A diesel Porsche sounds like sacrilege, right? But then, a decade-and-a-half ago, so did a Porsche SUV and a Porsche four-door grand tourer. Well, here we are in present day – I’m behind the wheel of the Panamera and it’s got, well, a diesel engine.
The engine is a 247bhp, 3.0-litre V6 diesel that channels power to the rear wheels. It’s not a bespoke motor; it is in fact an Audi-derived unit, one you’ll also find under the bonnet of the Cayenne Diesel. Peak power is 247bhp which, as we found out, is decent if outright performance is not your number one priority. For the record, the Panamera Diesel will do the 0-100kph sprint in a claimed 6.8 seconds, which is still quick by any yardstick, especially for something that is on the wrong side of 1.8 tonnes. Where the Panamera works best, though, is when you want to cover large distances in little time. That’s because you have easy access to the engine’s 56kgm of torque, which is available from 1750-2750rpm. To see what we mean, you need to weigh down on the accelerator pedal at 160kph. It pulls like a locomotive – effortless and strong.
Helping in a huge way here is the responsive eight-speed automatic transmission that is in tune with the movements of your right foot and drops down gears with little hesitation when the need arises. Do note, the diesel Panamera uses a torque-converter box rather than the faster-shifting PDK double-clutch unit that the petrol cars can be had with. The ’box is tuned for efficiency (this is a diesel, after all), so unhurried driving will have the gearbox engage seventh or even eighth gear. But switch to Sport and it will keep the engine in the meat of its powerband, with the soundtrack increasing in volume to a subdued growl. Shifts now happen at 4500rpm and you can use the gearlever’s tiptronic mode or the steering buttons for added control. The pull-push buttons on the steering wheel aren’t that intuitive though.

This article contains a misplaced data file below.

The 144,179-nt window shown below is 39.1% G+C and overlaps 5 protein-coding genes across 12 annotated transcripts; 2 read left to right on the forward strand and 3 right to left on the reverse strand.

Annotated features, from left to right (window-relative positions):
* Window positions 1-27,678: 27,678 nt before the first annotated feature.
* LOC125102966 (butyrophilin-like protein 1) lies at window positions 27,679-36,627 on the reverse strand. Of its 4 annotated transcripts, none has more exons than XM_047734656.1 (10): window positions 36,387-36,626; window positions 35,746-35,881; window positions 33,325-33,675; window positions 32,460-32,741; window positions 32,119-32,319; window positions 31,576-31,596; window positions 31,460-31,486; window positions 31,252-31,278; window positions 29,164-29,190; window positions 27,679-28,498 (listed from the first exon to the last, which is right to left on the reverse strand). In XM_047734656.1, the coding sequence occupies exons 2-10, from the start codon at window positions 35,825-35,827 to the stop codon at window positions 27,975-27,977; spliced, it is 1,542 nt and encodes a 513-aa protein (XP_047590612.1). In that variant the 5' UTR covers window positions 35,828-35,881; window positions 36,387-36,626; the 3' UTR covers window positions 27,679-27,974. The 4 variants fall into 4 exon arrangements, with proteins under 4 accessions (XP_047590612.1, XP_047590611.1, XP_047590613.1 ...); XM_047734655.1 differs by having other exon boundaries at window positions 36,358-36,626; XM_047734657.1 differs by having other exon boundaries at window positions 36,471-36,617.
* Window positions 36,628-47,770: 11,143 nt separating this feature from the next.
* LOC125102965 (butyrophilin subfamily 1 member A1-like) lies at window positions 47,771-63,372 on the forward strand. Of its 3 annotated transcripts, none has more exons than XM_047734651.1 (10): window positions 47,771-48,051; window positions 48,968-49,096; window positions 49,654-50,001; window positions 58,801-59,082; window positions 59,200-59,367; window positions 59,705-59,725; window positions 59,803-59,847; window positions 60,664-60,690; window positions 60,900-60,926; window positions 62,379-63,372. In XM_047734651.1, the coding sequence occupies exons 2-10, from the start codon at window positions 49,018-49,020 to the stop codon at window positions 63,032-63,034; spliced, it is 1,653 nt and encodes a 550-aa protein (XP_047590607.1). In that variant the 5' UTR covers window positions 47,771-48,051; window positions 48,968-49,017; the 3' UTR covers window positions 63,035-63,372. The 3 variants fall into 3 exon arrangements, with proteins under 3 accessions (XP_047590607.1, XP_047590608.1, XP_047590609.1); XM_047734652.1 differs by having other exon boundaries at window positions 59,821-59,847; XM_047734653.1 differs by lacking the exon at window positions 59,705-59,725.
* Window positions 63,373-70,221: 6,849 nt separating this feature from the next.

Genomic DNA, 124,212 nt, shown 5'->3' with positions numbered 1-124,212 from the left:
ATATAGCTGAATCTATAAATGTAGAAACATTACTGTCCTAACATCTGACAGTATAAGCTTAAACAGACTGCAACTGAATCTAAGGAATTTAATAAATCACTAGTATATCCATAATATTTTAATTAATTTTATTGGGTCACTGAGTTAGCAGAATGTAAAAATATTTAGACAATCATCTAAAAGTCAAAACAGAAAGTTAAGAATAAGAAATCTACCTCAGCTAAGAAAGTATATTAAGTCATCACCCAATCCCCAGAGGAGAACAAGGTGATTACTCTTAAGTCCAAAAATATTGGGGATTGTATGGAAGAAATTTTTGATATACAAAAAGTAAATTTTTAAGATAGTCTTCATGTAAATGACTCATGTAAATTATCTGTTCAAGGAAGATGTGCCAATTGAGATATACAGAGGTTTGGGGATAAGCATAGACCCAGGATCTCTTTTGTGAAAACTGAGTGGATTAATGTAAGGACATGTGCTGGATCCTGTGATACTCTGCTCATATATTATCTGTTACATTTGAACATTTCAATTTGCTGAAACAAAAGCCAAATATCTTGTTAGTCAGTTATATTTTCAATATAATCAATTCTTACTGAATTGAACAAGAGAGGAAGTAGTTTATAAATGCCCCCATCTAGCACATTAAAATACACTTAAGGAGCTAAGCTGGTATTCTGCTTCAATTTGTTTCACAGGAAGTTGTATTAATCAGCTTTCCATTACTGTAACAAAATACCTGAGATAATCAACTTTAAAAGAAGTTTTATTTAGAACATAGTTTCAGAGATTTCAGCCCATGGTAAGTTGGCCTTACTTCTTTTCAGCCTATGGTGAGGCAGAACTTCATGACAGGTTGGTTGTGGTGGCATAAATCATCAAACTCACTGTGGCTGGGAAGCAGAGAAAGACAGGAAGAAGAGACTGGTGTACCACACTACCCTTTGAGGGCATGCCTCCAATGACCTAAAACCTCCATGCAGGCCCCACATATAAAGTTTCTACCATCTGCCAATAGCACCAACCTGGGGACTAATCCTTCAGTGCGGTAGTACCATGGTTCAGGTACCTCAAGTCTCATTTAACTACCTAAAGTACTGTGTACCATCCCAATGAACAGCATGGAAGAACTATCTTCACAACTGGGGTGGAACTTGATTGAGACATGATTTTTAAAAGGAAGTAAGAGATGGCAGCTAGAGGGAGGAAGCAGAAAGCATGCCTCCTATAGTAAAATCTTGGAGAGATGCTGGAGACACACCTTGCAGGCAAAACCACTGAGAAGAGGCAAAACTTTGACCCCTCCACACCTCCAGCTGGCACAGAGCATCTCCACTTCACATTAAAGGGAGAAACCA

Much of our drive was restricted to the Yamuna Expressway, so we can’t tell you how the Panamera diesel is around corners. But we’ve driven the petrol Panamera S on our favourite roads around Mumbai before and we know for a fact that it’s quite engaging through the bends, with a precise steering and little roll to spoil the fun. It’s no Boxster, but as far as GTs go, it’s up there with the very best. The ride comfort is of high accord too – left in Comfort, the suspension is cushy and easily absorbs soft undulations. In the city, though, the Panamera did feel a tad lumpy, while the considerable width and limited visibility had us on edge around Noida’s free-for-all roundabouts.
Small windows apart, there’s little to complain about with the Panamera’s cabin. Its cockpit-like design, brilliant quality and supremely comfy seats make it feel special. And yes, your passengers will be comfy in the back too. Just request them to travel light, because the Panamera’s 445-litre boot can’t hold much. That’s one of the compromises you have to live with when you buy something that’s part-sportscar and part-luxury saloon. As for styling, it looks every bit a Porsche, albeit not a pretty one.
But is that enough to put you off the Panamera Diesel? Absolutely not. A lot of that stems from the fact that, for the average multi-millionaire, it offers exclusivity that no Merc, BMW or Audi can. The diesel engine is strong enough to provide some thrills and there’s some pleasure in knowing your car will spend less time at the fuel pump than your neighbour’s Panamera S. Good ride quality on smooth roads and a beautiful cabin also make this a car you’d love to take on long journeys. But only buy the Panamera Diesel (or any Panamera for that matter) if you’re a keen driver yourself. Because if you want to be chauffeured around, the Rs 1.19 crore (ex-showroom, Mumbai) asking price could get you one of many other comfort-oriented luxury cars.